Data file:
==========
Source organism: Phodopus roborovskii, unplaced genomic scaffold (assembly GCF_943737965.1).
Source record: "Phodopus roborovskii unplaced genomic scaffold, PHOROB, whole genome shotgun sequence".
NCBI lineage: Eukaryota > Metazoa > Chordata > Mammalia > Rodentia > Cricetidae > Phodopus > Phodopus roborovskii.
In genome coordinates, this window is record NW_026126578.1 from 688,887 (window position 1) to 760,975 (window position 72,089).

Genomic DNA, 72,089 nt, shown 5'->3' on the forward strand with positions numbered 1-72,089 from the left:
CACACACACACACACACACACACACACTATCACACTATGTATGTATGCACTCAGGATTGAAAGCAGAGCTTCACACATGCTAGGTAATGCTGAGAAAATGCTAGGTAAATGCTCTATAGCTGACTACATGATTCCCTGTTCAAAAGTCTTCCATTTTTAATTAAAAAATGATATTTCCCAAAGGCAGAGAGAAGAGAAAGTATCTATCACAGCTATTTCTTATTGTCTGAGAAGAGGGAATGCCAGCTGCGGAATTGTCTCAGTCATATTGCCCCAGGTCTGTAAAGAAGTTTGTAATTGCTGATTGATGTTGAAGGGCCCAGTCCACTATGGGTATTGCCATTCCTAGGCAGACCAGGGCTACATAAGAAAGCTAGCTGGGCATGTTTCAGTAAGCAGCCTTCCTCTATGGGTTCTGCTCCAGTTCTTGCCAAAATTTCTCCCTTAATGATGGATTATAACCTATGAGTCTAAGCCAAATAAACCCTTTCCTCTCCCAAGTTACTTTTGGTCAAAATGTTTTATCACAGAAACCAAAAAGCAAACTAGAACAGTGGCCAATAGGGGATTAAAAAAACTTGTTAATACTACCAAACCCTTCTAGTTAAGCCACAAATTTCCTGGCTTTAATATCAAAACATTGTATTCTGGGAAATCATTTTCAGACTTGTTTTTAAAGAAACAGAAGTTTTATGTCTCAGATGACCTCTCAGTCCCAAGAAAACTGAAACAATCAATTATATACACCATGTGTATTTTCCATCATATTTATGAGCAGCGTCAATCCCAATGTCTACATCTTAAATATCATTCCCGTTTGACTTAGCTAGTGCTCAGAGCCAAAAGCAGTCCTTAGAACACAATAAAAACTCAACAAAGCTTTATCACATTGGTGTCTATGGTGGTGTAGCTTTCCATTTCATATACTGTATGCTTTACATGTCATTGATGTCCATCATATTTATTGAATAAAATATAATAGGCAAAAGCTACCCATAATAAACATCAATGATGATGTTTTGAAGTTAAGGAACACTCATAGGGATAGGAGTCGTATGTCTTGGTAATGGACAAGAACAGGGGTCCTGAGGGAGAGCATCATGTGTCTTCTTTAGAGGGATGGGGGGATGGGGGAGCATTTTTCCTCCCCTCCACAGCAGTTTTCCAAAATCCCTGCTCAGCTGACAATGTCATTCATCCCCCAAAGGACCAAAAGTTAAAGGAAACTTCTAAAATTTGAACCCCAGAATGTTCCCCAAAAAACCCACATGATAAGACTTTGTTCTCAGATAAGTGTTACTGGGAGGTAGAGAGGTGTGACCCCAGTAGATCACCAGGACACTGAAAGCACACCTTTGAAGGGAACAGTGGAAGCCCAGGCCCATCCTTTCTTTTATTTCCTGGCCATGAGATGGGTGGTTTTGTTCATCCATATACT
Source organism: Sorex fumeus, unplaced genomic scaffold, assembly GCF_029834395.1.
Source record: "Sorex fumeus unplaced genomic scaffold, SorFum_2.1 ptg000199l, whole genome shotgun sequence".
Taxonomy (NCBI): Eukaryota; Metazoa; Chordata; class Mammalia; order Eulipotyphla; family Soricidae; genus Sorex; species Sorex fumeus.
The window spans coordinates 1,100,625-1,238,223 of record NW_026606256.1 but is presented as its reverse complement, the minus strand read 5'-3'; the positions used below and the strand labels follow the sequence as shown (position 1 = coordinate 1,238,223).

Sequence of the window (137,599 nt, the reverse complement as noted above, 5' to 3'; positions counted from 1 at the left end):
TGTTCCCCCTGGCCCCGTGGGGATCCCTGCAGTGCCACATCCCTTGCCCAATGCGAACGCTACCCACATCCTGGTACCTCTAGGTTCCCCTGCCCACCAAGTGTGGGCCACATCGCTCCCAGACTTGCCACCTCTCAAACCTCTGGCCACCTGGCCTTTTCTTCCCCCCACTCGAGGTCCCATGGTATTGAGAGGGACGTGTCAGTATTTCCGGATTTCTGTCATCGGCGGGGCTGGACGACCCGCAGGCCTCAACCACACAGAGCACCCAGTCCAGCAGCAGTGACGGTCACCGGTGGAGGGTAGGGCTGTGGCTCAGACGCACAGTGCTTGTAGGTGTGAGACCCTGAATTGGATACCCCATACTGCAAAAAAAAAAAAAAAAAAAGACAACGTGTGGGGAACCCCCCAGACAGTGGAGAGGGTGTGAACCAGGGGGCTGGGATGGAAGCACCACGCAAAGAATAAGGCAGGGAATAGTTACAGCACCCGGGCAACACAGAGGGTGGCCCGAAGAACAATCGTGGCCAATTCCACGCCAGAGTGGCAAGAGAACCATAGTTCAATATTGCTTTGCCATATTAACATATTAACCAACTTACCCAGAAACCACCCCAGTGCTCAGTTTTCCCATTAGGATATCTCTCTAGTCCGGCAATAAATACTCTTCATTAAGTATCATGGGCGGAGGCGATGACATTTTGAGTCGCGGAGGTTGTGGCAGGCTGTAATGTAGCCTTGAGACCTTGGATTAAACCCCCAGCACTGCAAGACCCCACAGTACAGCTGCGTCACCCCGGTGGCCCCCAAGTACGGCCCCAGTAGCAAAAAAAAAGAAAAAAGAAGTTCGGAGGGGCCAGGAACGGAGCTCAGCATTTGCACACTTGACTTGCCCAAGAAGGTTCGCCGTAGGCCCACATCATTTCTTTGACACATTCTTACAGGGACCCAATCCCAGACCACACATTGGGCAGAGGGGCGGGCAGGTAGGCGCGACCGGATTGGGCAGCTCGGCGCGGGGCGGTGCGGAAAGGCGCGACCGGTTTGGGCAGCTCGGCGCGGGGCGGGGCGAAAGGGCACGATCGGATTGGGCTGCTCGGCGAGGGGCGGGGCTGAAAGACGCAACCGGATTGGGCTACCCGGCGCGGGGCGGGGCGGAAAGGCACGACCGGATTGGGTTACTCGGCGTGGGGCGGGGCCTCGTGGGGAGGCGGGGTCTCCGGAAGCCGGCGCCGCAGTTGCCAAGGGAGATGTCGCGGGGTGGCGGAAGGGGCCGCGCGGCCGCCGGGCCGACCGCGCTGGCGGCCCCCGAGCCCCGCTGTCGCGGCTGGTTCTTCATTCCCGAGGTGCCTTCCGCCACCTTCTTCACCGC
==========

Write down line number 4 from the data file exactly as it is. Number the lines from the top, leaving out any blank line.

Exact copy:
In genome coordinates, this window is record NW_026126578.1 from 688,887 (window position 1) to 760,975 (window position 72,089).